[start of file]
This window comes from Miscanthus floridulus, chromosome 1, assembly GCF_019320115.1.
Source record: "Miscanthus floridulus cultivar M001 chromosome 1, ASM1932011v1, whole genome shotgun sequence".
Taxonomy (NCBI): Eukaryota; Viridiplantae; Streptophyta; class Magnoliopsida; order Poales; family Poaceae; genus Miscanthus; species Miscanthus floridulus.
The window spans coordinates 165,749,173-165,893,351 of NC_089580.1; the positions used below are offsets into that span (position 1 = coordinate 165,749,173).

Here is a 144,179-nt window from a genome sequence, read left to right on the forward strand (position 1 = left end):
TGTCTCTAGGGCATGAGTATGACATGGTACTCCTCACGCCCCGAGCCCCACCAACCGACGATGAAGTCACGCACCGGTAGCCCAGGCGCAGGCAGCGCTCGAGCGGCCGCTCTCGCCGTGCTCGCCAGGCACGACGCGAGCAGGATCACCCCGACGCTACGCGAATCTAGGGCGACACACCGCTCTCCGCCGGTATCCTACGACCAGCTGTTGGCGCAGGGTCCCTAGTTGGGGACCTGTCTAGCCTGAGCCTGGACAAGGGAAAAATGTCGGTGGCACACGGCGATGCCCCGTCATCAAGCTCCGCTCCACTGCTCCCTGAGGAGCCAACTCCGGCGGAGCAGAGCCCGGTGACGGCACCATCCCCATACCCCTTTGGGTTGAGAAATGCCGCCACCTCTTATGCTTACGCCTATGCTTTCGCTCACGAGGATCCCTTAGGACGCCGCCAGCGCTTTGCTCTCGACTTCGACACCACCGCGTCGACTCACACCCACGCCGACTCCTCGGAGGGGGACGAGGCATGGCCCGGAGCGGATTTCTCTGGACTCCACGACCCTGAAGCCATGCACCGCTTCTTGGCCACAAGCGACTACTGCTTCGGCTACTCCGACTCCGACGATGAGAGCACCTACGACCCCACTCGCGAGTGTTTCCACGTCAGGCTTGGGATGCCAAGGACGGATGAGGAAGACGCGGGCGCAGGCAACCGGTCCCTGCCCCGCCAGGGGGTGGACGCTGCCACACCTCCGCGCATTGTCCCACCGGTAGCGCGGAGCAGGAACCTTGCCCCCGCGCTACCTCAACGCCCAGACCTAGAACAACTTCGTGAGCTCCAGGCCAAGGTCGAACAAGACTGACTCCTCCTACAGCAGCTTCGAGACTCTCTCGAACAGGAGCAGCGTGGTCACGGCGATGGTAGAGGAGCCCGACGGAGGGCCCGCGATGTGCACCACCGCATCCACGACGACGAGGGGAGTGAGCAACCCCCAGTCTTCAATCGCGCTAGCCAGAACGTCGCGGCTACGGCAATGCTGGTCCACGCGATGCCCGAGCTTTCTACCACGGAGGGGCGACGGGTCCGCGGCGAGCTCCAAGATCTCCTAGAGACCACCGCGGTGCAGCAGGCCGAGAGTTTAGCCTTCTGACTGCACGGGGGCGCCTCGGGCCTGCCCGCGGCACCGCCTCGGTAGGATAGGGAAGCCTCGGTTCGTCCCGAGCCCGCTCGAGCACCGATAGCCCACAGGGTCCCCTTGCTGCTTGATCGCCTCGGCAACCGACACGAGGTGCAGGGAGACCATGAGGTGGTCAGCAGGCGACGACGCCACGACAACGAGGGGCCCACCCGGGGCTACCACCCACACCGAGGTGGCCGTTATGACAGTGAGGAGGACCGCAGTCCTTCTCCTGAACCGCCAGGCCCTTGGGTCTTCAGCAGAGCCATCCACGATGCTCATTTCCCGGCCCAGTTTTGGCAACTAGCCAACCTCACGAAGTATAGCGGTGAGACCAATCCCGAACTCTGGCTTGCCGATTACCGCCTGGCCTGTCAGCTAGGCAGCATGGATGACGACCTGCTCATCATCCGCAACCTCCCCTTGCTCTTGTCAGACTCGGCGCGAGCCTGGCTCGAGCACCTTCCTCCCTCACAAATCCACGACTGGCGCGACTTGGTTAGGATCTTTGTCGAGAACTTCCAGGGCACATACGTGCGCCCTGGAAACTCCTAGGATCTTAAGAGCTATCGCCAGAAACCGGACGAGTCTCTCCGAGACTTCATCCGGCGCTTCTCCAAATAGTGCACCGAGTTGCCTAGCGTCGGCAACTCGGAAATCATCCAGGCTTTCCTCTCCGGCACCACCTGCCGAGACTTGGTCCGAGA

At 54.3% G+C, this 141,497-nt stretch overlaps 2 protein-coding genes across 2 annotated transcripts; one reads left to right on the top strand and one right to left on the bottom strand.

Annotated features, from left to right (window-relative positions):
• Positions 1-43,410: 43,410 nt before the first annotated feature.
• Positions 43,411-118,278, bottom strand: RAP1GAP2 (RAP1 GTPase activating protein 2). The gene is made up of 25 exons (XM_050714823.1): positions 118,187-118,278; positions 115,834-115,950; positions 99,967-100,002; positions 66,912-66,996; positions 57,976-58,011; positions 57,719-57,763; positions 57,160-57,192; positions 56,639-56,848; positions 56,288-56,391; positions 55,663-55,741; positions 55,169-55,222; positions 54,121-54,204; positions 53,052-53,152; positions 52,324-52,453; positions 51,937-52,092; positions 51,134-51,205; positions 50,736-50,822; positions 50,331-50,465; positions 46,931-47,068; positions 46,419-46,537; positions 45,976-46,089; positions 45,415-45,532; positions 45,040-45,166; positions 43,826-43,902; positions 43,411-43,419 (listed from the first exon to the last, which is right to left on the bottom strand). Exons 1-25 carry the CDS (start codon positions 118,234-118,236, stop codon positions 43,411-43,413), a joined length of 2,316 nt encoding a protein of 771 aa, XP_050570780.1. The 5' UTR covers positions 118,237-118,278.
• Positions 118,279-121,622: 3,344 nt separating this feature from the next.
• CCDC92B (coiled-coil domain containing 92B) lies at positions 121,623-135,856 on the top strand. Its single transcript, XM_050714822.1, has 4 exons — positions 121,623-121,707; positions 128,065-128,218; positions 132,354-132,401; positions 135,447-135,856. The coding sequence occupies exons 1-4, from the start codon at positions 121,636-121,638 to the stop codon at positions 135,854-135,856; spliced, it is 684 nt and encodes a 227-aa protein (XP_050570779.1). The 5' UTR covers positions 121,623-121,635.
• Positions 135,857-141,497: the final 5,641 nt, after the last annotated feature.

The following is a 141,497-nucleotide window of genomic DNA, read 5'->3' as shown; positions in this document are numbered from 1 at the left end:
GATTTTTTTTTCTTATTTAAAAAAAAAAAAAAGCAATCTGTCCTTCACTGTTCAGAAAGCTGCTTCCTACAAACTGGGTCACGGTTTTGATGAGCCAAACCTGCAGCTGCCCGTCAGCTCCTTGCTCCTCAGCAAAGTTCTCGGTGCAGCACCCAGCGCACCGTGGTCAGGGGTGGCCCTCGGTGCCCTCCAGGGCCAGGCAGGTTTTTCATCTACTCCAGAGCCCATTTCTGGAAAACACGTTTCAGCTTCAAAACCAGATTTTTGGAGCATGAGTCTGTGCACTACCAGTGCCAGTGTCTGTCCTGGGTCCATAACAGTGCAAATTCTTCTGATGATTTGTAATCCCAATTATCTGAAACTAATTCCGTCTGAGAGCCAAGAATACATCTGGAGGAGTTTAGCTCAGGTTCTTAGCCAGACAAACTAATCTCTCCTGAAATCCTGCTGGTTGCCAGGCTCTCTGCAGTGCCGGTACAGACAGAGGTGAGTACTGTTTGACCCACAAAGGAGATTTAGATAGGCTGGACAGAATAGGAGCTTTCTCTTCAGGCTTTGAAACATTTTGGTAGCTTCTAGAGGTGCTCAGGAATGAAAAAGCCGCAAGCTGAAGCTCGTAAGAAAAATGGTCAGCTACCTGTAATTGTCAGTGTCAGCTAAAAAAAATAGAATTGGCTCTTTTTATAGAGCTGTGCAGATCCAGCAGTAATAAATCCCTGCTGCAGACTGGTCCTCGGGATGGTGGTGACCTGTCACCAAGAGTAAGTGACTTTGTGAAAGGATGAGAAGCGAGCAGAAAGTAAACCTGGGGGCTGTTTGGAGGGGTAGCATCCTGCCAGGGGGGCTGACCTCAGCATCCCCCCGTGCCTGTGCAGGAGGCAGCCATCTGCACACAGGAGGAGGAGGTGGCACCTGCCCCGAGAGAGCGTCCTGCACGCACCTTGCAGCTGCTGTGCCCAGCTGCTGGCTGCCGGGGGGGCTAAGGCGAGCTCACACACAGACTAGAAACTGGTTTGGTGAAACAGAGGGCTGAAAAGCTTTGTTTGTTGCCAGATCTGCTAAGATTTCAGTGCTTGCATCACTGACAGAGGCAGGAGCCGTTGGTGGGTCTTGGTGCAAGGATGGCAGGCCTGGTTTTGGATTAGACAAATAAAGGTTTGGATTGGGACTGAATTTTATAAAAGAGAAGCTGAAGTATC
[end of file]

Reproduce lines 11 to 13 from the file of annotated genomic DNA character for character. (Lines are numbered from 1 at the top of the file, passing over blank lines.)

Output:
• Positions 118,279-121,622: 3,344 nt separating this feature from the next.
• CCDC92B (coiled-coil domain containing 92B) lies at positions 121,623-135,856 on the top strand. Its single transcript, XM_050714822.1, has 4 exons — positions 121,623-121,707; positions 128,065-128,218; positions 132,354-132,401; positions 135,447-135,856. The coding sequence occupies exons 1-4, from the start codon at positions 121,636-121,638 to the stop codon at positions 135,854-135,856; spliced, it is 684 nt and encodes a 227-aa protein (XP_050570779.1). The 5' UTR covers positions 121,623-121,635.
• Positions 135,857-141,497: the final 5,641 nt, after the last annotated feature.